Retirees love dividend stocks, and for good reason. Well-established companies with wide moats and prodigious free cash flow are the backbone to any nest egg. Pepsi (NASDAQ:PEP) and Procter & Gamble (NYSE:PG) are two prime examples of such companies.

But between these two, which is the better buy at today's prices? It's impossible to answer that question with 100% certainty, as the future is simply unknowable. However, by approaching the question from three different angles, we can get an idea for which one we're more comfortable with.

A man looking at a fork in the road.

Image source: Getty Images.

Sustainable competitive advantages

Without a doubt, a company's sustainable competitive advantage -- often referred to as its "moat" -- is the most important thing for beginning investors to focus on. Over the years, no variable has been more predictive of my own investing successes and failures as the strength of the moat of the underlying companies.

At its most basic level, a moat is what makes a company special. It keeps customers coming back decade after decade, and keeps competitors at bay for year after year. Both Pepsi and P&G benefit from the strength of their brands above all else.

P&G is parent to some of the most well-known brands in your bathroom: Crest toothpaste, Downy fabric softener, Gillette razors, and Pampers diapers. The strength of these brands can't be understated: Shoppers trust these brands and are willing to pay a premium for them. This allows management to continually -- and modestly -- raise prices over the years, which leads to compounding returns.

Pepsi, on the other hand, is more than just the namesake cola. The company also owns Gatorade, Lay's Potato Chips, Doritos, Mountain Dew, Cheetos, and many more. Pepsi benefits from the very same moat as Procter & Gamble, as these are some of the strongest brands names in the industry.

If forced to choose between the two, however, I would have to go with P&G. Pepsi has to deal with the long-term headwinds of consumers wanting to know more and more about what they're putting into their bodies. Sadly, most of what Pepsi has to offer isn't that healthy. I believe this is a worldwide phenomenon that will continue in developed countries for some time, and have potentially negative effects on Pepsi's bottom line.

I don't see the same headwinds for P&G, so I'm giving the company the nod here.

Winner = Procter & Gamble

Financial fortitude

We all love it when our companies pay outsized dividends and buy back tons of stock. Those decisions affect our bank accounts rather directly. However, it's also wise for companies to keep some dry power -- a.k.a. cash -- on hand. That's because every company will experience tough financial times.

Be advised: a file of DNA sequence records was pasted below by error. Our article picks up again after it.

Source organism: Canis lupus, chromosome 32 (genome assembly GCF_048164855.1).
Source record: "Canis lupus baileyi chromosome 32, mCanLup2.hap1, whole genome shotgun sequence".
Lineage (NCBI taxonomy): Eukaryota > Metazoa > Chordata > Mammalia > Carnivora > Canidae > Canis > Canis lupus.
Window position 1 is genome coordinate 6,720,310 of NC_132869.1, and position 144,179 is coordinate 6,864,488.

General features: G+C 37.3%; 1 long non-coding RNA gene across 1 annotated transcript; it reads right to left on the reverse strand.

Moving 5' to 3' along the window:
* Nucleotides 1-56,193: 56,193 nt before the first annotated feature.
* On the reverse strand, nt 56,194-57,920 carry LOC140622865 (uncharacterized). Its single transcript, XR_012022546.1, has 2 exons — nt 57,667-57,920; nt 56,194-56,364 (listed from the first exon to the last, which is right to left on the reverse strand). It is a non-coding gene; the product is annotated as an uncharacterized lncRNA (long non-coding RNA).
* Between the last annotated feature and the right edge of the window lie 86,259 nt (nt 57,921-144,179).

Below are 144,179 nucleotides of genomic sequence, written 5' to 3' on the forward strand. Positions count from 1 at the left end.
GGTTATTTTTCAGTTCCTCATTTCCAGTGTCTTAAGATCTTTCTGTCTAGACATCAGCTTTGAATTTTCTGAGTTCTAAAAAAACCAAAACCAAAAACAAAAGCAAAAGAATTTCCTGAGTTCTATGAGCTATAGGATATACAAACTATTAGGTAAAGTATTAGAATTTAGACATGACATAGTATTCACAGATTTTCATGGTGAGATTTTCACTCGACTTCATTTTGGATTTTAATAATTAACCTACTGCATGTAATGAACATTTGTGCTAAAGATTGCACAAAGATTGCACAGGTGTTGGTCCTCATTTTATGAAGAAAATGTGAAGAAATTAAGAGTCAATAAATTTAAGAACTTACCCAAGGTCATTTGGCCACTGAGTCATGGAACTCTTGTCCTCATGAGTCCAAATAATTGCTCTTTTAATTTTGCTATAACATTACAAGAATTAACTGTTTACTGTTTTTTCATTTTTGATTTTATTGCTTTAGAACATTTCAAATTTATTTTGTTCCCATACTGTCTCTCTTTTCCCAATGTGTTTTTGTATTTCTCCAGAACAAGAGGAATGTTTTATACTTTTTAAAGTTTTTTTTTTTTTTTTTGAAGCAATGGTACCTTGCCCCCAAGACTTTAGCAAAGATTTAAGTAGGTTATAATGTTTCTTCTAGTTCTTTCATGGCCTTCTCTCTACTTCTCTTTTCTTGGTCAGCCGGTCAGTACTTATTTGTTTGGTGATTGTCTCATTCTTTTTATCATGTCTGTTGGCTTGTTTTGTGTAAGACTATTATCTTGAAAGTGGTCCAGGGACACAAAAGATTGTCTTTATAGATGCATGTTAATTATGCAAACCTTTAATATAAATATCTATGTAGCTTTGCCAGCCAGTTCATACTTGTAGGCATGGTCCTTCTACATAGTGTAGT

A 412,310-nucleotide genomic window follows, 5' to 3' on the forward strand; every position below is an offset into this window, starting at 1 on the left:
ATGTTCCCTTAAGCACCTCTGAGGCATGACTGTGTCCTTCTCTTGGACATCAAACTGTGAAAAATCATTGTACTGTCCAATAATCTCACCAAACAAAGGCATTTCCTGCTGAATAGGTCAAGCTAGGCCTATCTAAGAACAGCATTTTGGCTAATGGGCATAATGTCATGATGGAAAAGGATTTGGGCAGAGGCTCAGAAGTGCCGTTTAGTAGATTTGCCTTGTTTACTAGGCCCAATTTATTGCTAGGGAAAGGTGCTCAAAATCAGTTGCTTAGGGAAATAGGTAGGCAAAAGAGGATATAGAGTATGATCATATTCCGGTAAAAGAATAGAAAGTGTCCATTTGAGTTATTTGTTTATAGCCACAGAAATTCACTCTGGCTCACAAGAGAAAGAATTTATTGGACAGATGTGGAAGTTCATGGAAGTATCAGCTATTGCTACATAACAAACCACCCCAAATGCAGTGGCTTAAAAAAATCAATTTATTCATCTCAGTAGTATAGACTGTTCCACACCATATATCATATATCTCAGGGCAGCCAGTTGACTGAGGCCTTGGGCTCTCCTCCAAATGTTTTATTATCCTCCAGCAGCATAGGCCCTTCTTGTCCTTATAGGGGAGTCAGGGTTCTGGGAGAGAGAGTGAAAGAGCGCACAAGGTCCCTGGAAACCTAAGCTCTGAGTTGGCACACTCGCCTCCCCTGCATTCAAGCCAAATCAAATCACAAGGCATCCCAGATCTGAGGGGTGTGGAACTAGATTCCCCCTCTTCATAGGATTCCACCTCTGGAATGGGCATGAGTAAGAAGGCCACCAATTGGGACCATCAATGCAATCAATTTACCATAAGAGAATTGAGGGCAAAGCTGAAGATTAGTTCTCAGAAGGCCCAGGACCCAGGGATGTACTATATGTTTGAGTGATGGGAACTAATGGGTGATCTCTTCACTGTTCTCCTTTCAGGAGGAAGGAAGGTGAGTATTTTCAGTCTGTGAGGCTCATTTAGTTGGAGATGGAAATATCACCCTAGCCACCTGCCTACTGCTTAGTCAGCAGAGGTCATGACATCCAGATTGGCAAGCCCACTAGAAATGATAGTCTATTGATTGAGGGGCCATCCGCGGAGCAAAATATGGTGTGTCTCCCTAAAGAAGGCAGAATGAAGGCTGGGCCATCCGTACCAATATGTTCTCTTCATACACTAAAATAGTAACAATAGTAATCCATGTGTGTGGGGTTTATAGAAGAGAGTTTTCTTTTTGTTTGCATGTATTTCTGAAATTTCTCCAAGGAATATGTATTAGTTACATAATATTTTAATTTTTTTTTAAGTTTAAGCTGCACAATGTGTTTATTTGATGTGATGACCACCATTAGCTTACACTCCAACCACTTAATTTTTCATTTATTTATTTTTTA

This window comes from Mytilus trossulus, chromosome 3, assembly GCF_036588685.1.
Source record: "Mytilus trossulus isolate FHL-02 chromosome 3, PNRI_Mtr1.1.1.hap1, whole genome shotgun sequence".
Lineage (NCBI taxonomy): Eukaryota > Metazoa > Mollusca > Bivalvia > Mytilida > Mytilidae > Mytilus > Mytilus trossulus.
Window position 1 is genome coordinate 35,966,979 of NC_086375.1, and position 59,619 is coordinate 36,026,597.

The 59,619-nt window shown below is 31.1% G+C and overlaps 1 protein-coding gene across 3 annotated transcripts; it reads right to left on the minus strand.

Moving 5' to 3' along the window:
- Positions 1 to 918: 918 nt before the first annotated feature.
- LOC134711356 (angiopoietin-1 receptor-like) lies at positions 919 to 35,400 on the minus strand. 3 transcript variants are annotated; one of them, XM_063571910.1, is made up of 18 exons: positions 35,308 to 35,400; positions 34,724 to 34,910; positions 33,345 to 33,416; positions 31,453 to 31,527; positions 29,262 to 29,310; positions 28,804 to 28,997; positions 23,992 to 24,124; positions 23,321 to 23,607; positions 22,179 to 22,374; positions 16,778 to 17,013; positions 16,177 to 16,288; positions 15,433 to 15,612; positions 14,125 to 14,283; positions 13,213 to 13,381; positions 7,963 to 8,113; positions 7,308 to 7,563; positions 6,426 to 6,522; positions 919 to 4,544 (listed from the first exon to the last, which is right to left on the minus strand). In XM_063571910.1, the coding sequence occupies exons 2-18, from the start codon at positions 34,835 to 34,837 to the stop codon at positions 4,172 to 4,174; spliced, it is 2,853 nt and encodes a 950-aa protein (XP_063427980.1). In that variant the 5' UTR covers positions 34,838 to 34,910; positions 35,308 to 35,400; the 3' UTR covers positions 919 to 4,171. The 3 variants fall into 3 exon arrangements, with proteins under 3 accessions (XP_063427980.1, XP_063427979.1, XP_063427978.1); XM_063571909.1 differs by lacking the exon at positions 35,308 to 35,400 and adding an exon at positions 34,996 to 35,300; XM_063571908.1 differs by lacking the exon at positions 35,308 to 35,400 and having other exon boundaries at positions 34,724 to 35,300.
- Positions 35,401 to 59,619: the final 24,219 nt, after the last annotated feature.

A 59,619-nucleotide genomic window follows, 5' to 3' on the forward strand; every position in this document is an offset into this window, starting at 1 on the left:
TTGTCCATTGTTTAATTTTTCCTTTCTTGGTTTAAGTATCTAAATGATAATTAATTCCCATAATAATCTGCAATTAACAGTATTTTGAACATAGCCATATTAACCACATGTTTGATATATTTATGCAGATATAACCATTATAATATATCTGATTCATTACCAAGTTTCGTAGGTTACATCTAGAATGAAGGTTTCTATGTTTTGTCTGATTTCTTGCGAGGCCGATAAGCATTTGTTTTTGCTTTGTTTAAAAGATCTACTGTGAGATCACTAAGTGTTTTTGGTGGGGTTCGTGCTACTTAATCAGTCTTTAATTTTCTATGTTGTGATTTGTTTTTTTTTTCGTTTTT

Those who approach such times with lots of cash have options: buy back stock on the cheap, maintain the dividend, outspend rivals to gain market share, or even make acquisitions. Those who are debt-heavy are in the opposite boat. Tough times expose their fragility and make them weaker.

Here's how P&G and Pepsi stack up in terms of financial fortitude. And remember, P&G is valued at roughly 50% larger than Pepsi.




Net Income

Free Cash Flow

Procter & Gamble

$13.5 billion

$16.5 billion

$15.3 billion

$9.9 billion


$16.2 billion

$30.0 billion

$6.3 billion

$7.4 billion

Data source: SEC filings, Yahoo! Finance. Cash includes cash, short, and long-term investments.

Both companies have relatively healthy balance sheets. Pepsi's free cash flow actually exceeds P&G's, after accounting for the difference in size between the two companies.

However, while Pepsi's debt levels aren't unsustainable, the company would definitely fare worse in an economic downturn -- or a company-specific crisis -- than P&G. Pepsi has almost twice as much debt as cash on hand. P&G doesn't.

Winner = P&G


Finally, we have valuation. While this isn't an exact science, there are some straightforward metrics we can consult to give us an idea of how expensive each stock is.




PEG Ratio


FCF Payout

Procter & Gamble












Data source: SEC filings, E*Trade. P/E represents figures from non-GAAP earnings.

On this metric, I'm actually going to side with Pepsi. Both have almost identical valuations when it comes to earnings and free cash flow ratios. And their dividend yields are virtually identical. But with only 57% of free cash flow being used to pay the dividend at Pepsi, I believe there's more room for long-term growth.

Winner = Pepsi

The winner is...

So there you have it: P&G comes out ahead. While Pepsi might have the stronger dividend, P&G has a stronger balance sheet, and doesn't face the same long-term headwinds that Pepsi does. I think retirees looking for a place to sock their hard-earned cash would do themselves a favor to investigate P&G for their own portfolio.